This assignment prepares you for the final Microsoft PowerPoint assignment in
M5: Assignment 1
. Throughout this course, you have learned to apply a variety of critical-thinking techniques to explore and assess contemporary issues.
Often, you may get the best results using a multistep process that provides adequate time to think, write, research, and rewrite. For this assignment, you will review the article by Peter Singer titled “America’s Shame,” which you will also use in
M5: Assignment 1
Using the Argosy University online library resources, review the article by Peter Singer.
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- Singer, P. (2009). America’s shame. The Chronicle of Higher Education, 55(27), B6–B10. (EBSCO AN 37137370) http://search.proquest.com.libproxy.edmc.edu/docview/214643086?accountid=34899
Complete the following:
- Record and describe six of your initial impressions of the article in a journal format.
Critically analyze each of these impressions and determine if they are value based, or fact based. Record these as part of your journal notes. Do note that you will use these points for
M5: Assignment 1.
- Support your statements with examples and appropriate scholarly references.
You can use the Cornell Note-taking tools to complete this assignment. This tool has been widely used to systematically format and organize notes. Review this document to see how it works.
Download and review the blank Cornell Notes Template.
Write a 600–800-word paper in Word format. You may write your paper in standard essay format or by completing the Cornell Notes Template. Apply APA standards to citation of sources. Use the following file naming convention: LastnameFirstInitial_M4_A2.doc.
Wednesday, May 31, 2017
, deliver your assignment to the
M4: Assignment 2 Dropbox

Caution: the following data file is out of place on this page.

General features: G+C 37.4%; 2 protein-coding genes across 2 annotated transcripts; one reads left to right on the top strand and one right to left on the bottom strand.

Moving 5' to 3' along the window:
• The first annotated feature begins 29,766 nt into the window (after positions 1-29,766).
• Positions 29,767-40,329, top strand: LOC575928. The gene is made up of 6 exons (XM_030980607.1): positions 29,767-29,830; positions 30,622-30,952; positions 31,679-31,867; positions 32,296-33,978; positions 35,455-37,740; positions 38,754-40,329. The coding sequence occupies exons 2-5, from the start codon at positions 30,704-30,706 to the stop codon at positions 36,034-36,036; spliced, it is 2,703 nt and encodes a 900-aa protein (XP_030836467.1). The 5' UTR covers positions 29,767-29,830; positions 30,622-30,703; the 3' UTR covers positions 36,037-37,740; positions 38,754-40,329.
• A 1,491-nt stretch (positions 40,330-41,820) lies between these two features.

America’s Shame Singer, PeterAuthor Information. The Chronicle of Higher Education; Washington55.27 (Mar 13, 2009): B6-B10. Full text Abstract/Details Abstract TranslateAbstract The US has, for many years, been at or near the bottom of the list of industrialized countries in terms of the proportion of national income given as foreign aid. The ignorance of Americans about their nation’s role in aiding the world’s poorest people is widespread, and it has been shown in many surveys. Singer discusses the ethical obligations of citizens of developed countries to those living in extreme poverty. Full Text TranslateFull text Reducing the number of people living in extreme poverty throughout the world is clearly one of the great moral challenges of our time. Although the issue is by no means absent from what we study and teach, as educators in the United States we appear to be falling short in the task of ensuring that our students are adequately informed about world poverty, its consequences, and the ways in which it can be reduced. Is it possible that some of the reluctance to deal with the topic stems from the fact that it may have uncomfortable conclusions for our own lives? If we take seriously the idea that the value of a human life does not diminish when we cross national boundaries, then we ought to be giving a much higher priority to reducing world poverty. I have in mind a broad re-envisioning of what we teach. We should not limit so important a topic to specialized courses on international development (valuable as they are). The issue should be prominent in anthropology, cultural studies, economics, ethics and sociology. In political-science courses, we should ask why we pay so little attention to people living in poverty outside our borders. Psychology courses could take up the factors that limit our willingness to give to distant strangers. Engineers might increase the amount of class time they devote to how their skills can be applied to assist the world’s poorest people. Medical schools could focus more on the global burden of disease and how it might be reduced, and law students should be prompted to think about an international legal regime that allows American oil companies to buy oil from dictators who pocket most of the proceeds. Programs could also be produced to help to educate the broader public. Nor should we shy away from reconsidering our emphasis on teaching in fields that have timeless artistic and cultural value. It is legitimate to ask: In a situation in which more people die each year from poverty-related causes than died in any one year during World War II, how much should we be spending on the refinement of our artistic sensitivities and those of our students? I began to think about our obligations to the poor in 1971, when I was a graduate student in philosophy at the University of Oxford. A few years earlier, such a question would not have been considered one for philosophers to discuss. The prevailing view then was that the business of philosophy was to analyze the meanings of words. The linguistic analysis that preoccupied philosophers was supposed to be ethically neutral. We would discuss whether the statement “You ought to return the book you borrowed” expressed an attitude or stated a fact, but not whether it was always obligatory to return a borrowed book — let alone to give to the poor. The student movement of the 1960s demanded that the university become “relevant.” In response, with war raging in Vietnam and civil disobedience against it at draft offices across the United States, a few philosophers began to revive discussions of the criteria for a just war, and of our obligations to obey the law. When a crisis broke out in East Pakistan (now Bangladesh) and nine million refugees poured across the border into India, I wrote an article, “Famine, Affluence and Morality,” which appeared in the first volume of Philosophy & Public Affairs. (The journal’s title was itself a manifesto, an assertion that philosophy did, after all, have something to say about public affairs.) Over the 37 years since that article appeared, I’ve written about many other issues in applied ethics — our treatment of animals, new reproductive technology, euthanasia, globalization, climate change, and what we eat. At the core of my work is a desire to draw attention to points at which conventional morality causes, or fails to alleviate, a significant amount of suffering that could be reduced. What we owe the poor is part of that core. The World Bank defines extreme poverty as not having enough income to meet the most basic human needs for adequate food, water, shelter, clothing, sanitation, health care, or education. One widely quoted statistic is that a billion people are living on less than one U.S. dollar per day. That was the World Bank’s poverty line until 2008, when better data led to a new poverty line of $1.25 per day. As a result, the number of people whose income puts them under the new poverty line is 1.4 billion. On hearing the “$1.25 a day” figure, the thought may cross your mind that in many developing countries it is possible to live much more cheaply than in industrialized nations. But the World Bank has already made that adjustment in purchasing power, so those it classifies as living in extreme poverty are existing on a daily total consumption of goods and services — whether earned or homegrown — comparable to the amount of goods and services that can be bought in the United States for $1.25. The 1.4 billion people living in extreme poverty are likely to be hungry for at least a part of every year. Even if they can get enough food to fill their stomachs, they will probably be malnourished because their diet lacks essential nutrients. In children, malnutrition stunts growth and can cause permanent brain damage. The poor may not be able to afford to send their children to school. Even the most basic health-care services are usually beyond their means. That kind of poverty kills. While life expectancy in rich nations averages 78 years, in the poorest nations — those classified by the United Nations as “least developed” — it is below 50. In rich countries, fewer than one child in 100 dies before the age of 5; in the poorest countries, one in five does. Unicef, the United Nations Children’s Fund, estimates that nearly 10 million children under 5 die each year from causes related to poverty. That’s 27,000 a day — a football stadium full of young children, dying every day (along with thousands of older children and adults who die from poverty every day as well). Some children die because they don’t have enough to eat or clean water to drink. More die from measles, malaria, diarrhea, and pneumonia — diseases that don’t exist in developed nations, or if they do, are easily cured and rarely fatal. Describing a case in Ghana, a man told a researcher from the World Bank: “Take the death of this small boy this morning, for example. The boy died of measles. We all know he could have been cured at the hospital. But the parents had no money, and so the boy died a slow and painful death, not of measles but out of poverty.” Unicef, Oxfam, Doctors Without Borders, and many other organizations are working to reduce poverty and provide clean water and basic health care, and those efforts are reducing the toll. If the groups had more money, they could do more, and more lives would be saved. Despite the recent economic downturn, we are nevertheless living in a time that is particularly opportune for reducing extreme poverty worldwide. The first decade of the 21st century has seen the proportion of people unable to meet their basic physical needs shrink to less than it has been at any time in history, and perhaps at any time since human beings came into existence. At the same time, the proportion of people with far more than they need is also unprecedented. Those in affluent societies work an average of only six hours a week to earn enough to buy an adequate amount of food. Most important, rich and poor are now linked in ways they never were before. Real-time moving images of people on the edge of survival are beamed into our living rooms. Not only do we know a lot about the desperately poor, but we also have much more than before to offer them in terms of better health care, improved seeds and agricultural techniques, and new technologies for generating electricity. More amazing, through instant communications and open access to a wealth of information that surpasses the greatest libraries of the pre-Internet age, we can enable them to join the worldwide community — if only we can help them to get far enough out of poverty to seize the opportunity. The economist Jeffrey Sachs has argued convincingly in The End of Poverty (Penguin Press, 2005) and Common Wealth: Economics for a Crowded Planet (Penguin, 2008) that extreme poverty can be virtually eliminated by the middle of this century. We are already making progress. Although the figure of 1.4 billion people living in extreme poverty is an increase from the one billion that we thought there were before the World Bank recalculated its poverty line, in 1981 the comparable figure was 1.9 billion. In 1960, according to Unicef, 20 million children died before their fifth birthday because of poverty. In 2007, Unicef announced that, for the first time since record keeping began, the number of deaths of young children had fallen below 10 million a year. Public-health campaigns against smallpox, measles, and malaria have contributed to the drop in child mortality, as has economic progress in several countries. The decline is even more impressive because the world’s population has more than doubled since 1960. To do better, however, we need to dispel some prevalent myths — myths that our students too often embrace. When I speak about world poverty at Princeton University, where I teach, or at campuses around the country, students often suggest that America is a generous country: It’s already doing its part. When my students cite American generosity, I show them figures from the Organisation for Economic Co-operation and Development on the amounts given by all the group’s donor members. The students are astonished to find that the United States has, for many years, been at or near the bottom of the list of industrialized countries in terms of the proportion of national income given as foreign aid. After several years of vying with Portugal and Greece, we fell to the absolute bottom in 2007. Norway led the way, giving 95 cents per $100, followed by Sweden, Luxembourg, the Netherlands, Denmark, Ireland, and Austria. Other rich countries give less than 50 cents, with the average that year 45 cents; the United States gave only 16 cents of every $100 earned. The ignorance of Americans about their nation’s role in aiding the world’s poorest people is widespread, and it has been shown in many surveys. Asked by the Gallup International Association in 2005 whether the United States gives more, less, or about the same amount of aid as other wealthy countries do in terms of percentage of national income, only 9 percent of Americans gave the correct answer; 42 percent of the respondents said the nation gave more than four times as much as was true at the time. At the extreme, 8 percent of Americans thought that the United States gave more than a quarter of its national income as aid, a portion that is more than 100 times as great as the actual amount. Americans also suffer from gross misconceptions about how significant the country’s aid is as a percentage of all federal spending. In four surveys that asked Americans what portion of government spending goes to foreign aid, the median answers ranged from 15 percent to 20 percent. The correct answer is less than 1 percent. A majority of people in those surveys further said that America gives too much aid — but when asked how much America should give, the median answers ranged from 5 percent to 10 percent of government spending. In other words, people wanted foreign aid cut — to an amount that is five to 10 times as much as their country actually gives. Some observers contend that such figures are misleading because the United States gives more than other countries in private aid. But although we give more private aid than most rich nations do, we still trail Canada, Ireland, and Switzerland in private aid as a percentage of national income. Adding nongovernment aid, of 8 cents per $100 earned, to government aid leaves the nation’s total contribution at no more than 24 cents of every $100 earned, still near the bottom of the international aid league. Moreover, the majority of U.S. aid is not directed to helping the extremely poor. The leading recipients of official U.S. development aid are, in descending order, Iraq, Afghanistan, Sudan, Colombia, and Egypt. Iraq alone received about one-fifth of the U.S. foreign-aid budget in 2007. Iraq and Afghanistan are the top recipients because of their central role in the war on terror; Egypt has ranked near the top for decades because it is an important partner in U.S. efforts to stabilize the Middle East. Colombia is not an especially poor country — its aid is associated with the attempt to suppress cocaine cartels. Only about a quarter of U.S. aid goes to countries classified by the OECD as “least developed.” Another obstacle to giving is the belief that most aid is wasted by corrupt regimes and never reaches the people for whom it is intended. That things sometimes go wrong is inevitable in any large-scale human enterprise, but most critiques of aid focus on government-to-government assistance or on giving by institutions like the World Bank. Aid by nongovernment organizations is less susceptible to diversion because it is given not to governments but directly to communities and grass-roots organizations working with the poor. Misappropriation happens, of course — but the poor live on so little, and need assistance so much, that even if some aid is wasted, the remainder will almost certainly do much more good than the money we donate would have done for us, had we retained it. A 1995 Duke University study of more than 500 lifesaving interventions in the United States put the median cost of saving a life at $2.2-million. In 2008 the U.S. Environmental Protection Agency valued a generic American life at $7.22-million, while the Department of Transportation uses a figure of $5.8-million. (Government agencies use such figures to judge whether measures that save lives by, for example, reducing air pollution or building safer roads are economically justifiable.) In contrast, when GiveWell.net, an organization dedicated to rigorous evaluation of the cost-effectiveness of aid, studied the work of the nonprofit group Population Services International in preventing HIV infection in Africa, it calculated a cost of $200 to $700 per infection avoided. Bear in mind: In countries where antiretroviral drugs are not available, an infection prevented is likely to be a life saved. Other organizations, according to GiveWell, save lives for amounts ranging from $250 to $3,500. It is reasonable for governments to spend more to save the lives of their own citizens than to save the lives of people in other countries. We all give more when our compatriots are facing tragedy. The tsunami that struck Southeast Asia just after Christmas 2004 killed 220,000 people and rendered millions homeless and destitute. It prompted Americans to give $1.54-billion for disaster-relief work, the largest amount that they have ever given after any natural disaster outside the United States. But that was less than a quarter of the $6.5-billion that Americans gave the following year to help those affected by Hurricane Katrina, which killed about 1,600 people and left far fewer homeless than the tsunami did. An earthquake in Pakistan in October 2005 that killed 73,000 people elicited a comparatively small $150-million in donations from Americans. But how great should the contrast be between what we are prepared to spend to save an American life and what we are prepared to spend to save the life of someone in another country? A hundred times greater? A thousand times greater? Ten thousand times greater? The last of those figures seems to be the current approximate ratio, and that should make us uncomfortable. Ignorance is paralyzing. If people believe that their country is doing vastly more to fight world poverty than it really is, they will see no need to add to the effort. The same is true if they believe that aid given to nongovernment organizations will never reach the poor. On those issues, the facts are clear. They simply need to be better known. On the effectiveness of aid, there is, admittedly, more room for debate. To settle it, we need more research of the kind carried out by the Abdul Latif Jameel Poverty Action Lab, at the Massachusetts Institute of Technology, led by Esther Duflo and Abhijit Banerjee. To show that an experimental drug is effective, pharmaceutical companies carry out trials in which they randomly choose who will receive a new drug and who gets the standard treatment. Duflo and Banerjee have applied the same method — as far as the circumstances permit — to aid interventions. If you want to know whether offering a free, nourishing meal to schoolchildren in poor areas will improve attendance and educational achievement, start by randomly selecting some schools to receive that assistance, matching them with other schools that do not. (If that sounds tough on the children, remember that aid organizations don’t have the resources to provide interventions wherever they are needed.) That particular intervention does work, but some others that look plausible do not. We also need support for trial aid projects that can, if successful, be scaled up. The Earth Institute at Columbia University, under the direction of Jeffrey Sachs, has joined with the United Nations Development Programme and Millennium Promise, a nongovernment agency, to provide expertise for the Millennium Villages project, which tests the impact of a modest amount of assistance in agriculture, education, health, and infrastructure on extremely poor rural villages in sub-Saharan Africa. More universities should be doing that kind of work, which has an aid component and a research element. Once we and our students have a better understanding of the facts about extreme poverty and aid, the next step is to discuss the moral implications: What obligations do affluent people have in a world in which more than a billion people live in extreme poverty? In my new book, The Life You Can Save: Acting Now to End World Poverty, I draw a parallel with a situation in which you come across a small child who has fallen into a pond and is in danger of drowning. You know that you can easily and safely rescue him, but you are wearing an expensive pair of shoes that will be ruined if you do. We all think it would be seriously wrong to walk on past the pond — in fact, most people think it would be monstrous. Yet most people don’t think it wrong to buy expensive shoes that they don’t need rather than give the money to an organization that would put it toward interventions that could save a child’s life. Although the parallel between the two situations is not exact, even after exploring the differences, I do not think we can justify our sharply differing moral judgments. We should conclude that when we can save the life of an innocent human being at a modest cost to ourselves, we should do so. If I am correct, the vast majority of us who live in developed nations are not living an even minimally decent ethical life. Almost all of us spend money on luxuries — after all, even bottled water is a luxury when the water that comes out of the tap is free. Should we be spending money on that, and on other unnecessary items with much larger price tags, when the money we are spending on things we don’t need could save a life? To answer that question, we and our students should read, think, and reach our own decisions. There is a growing philosophical literature on the topic, most of which agrees that we have some obligations to the poor (although there is no consensus on how demanding those obligations are). Relevant books include Peter K. Unger’s Living High and Letting Die (Oxford University Press, 1996); Brad Hooker’s Ideal Code, Real World (Oxford, 2000); Liam B. Murphy’s Moral Demands in Nonideal Theory (Oxford, 2000); Garrett Cullity’s The Moral Demands of Affluence (Oxford, 2004); Kwame Anthony Appiah’s Cosmopolitanism (Norton, 2006); and Thomas Pogge’s World Poverty and Human Rights (Polity Press, 2002, 2nd ed., 2008). Libertarians, like the Canadian philosopher Jan Narveson, remain outside that consensus. They argue — for example, in Narveson’s 2003 article “We Don’t Owe Them a Thing! A Tough-Minded but Soft-Hearted View of Aid to the Faraway Needy” — that since we have not harmed the poor, we have no obligation to help them. The moral foundations of that position are difficult to swallow, but even if we could accept them, the fact that climate change is being caused largely by industrialized nations, while the harm it causes falls predominantly on developing nations, undermines the factual basis for the claim that we have not harmed the poor, or at least not many of them. If we grant that the United States ought to be giving more foreign aid, we should be led to give more ourselves. That means reaching for our checkbooks and credit cards. Both in my book and on its related Web site, http://www.thelifeyoucansave.com, I’ve suggested a realistic standard for how much we can ask of people, proportionate to their income. The standard is not overly demanding, but it will still challenge many people — including educators — to give more than they are giving now. Since our students may ask us how well we are living up to the moral arguments we are presenting to them, failing to meet the challenge could lead to awkward moments in class. My argument raises another question for psychologists: How can we encourage people to give more, and change the culture of our society so that giving a significant amount becomes normal for people who think of themselves as living an ethical life? (I suggest a progressive scale, starting at 1 percent of annual income for those who are middle class and earn less than $105,000 a year, and rising to 33.3 percent for those earning more than $10-million.) There is a body of research on giving behavior, but the experimental exploration of what can motivate people to give to distant strangers is still in its infancy. Deborah Small, George Loewenstein, and Paul Slovic have done pioneering work on the difference between giving to help identifiable victims and to help statistical victims. They and others doing experimental work in the field were brought together in July 2007 at a conference at Princeton on “Experimental Approaches to the Study of Charitable Giving.” My argument about our moral obligations to the poor has led me to suggest that our educational institutions give more emphasis to teaching and research that focus on world poverty and what can be done about it. The converse is that we should give a lower priority to areas of study that have no obvious connection with world poverty or with, say, climate change or avoiding war or, indeed, with any similarly large and pressing problem. That will no doubt incense some of my colleagues who think that we should study art, languages, history, mathematics, or philosophy for its own sake. I agree that, in an ideal world, studying epistemology, classical music, and Italian Renaissance art would be part of every cultivated person’s education. But we live in a world in which 27,000 children die every day from preventable causes. In such a world, it is difficult to deny that some areas of study are an indulgence. It’s not wrong to pursue them. Arguably we need some indulgences, some pursuits that broaden our gaze and refresh our spirits before we turn back to more-urgent problems. But indulgences need to be placed in a setting in which it is clear that they are not the most important thing in our lives, or in the education we offer. Peter Singer is a professor of bioethics at Princeton University. His latest book, The Life You Can Save: Acting Now to End World Poverty, was published this month by Random House. Word count: 4041 (Copyright Mar. 13, 2009 by The Chronicle of Higher Education)